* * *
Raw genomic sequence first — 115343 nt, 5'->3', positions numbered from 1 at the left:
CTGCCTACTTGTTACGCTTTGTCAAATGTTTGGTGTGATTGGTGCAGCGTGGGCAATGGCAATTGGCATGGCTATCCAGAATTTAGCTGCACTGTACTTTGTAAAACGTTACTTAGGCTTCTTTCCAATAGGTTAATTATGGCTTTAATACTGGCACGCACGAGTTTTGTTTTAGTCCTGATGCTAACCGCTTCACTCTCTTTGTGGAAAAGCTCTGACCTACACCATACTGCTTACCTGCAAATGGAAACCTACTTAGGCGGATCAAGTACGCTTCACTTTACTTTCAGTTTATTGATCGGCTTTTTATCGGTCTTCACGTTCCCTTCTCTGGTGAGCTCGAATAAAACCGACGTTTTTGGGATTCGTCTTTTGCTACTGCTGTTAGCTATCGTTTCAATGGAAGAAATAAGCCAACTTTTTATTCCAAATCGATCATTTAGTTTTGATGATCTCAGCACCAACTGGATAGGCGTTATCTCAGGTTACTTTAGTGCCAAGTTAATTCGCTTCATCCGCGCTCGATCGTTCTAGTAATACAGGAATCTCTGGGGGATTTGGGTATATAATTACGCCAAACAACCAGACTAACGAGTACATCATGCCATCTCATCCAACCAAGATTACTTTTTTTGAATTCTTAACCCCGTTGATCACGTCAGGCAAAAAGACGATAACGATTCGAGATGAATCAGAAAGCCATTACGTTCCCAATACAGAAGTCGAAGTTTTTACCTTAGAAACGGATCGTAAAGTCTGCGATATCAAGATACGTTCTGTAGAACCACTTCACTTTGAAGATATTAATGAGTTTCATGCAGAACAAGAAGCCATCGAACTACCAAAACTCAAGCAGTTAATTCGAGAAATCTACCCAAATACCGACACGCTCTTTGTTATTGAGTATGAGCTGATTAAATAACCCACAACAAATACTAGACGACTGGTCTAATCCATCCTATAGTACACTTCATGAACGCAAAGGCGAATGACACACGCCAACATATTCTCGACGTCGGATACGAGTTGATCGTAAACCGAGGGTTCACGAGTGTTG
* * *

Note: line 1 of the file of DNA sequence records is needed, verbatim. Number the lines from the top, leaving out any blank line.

Raw genomic sequence first — 115343 nt, 5'->3', positions numbered from 1 at the left: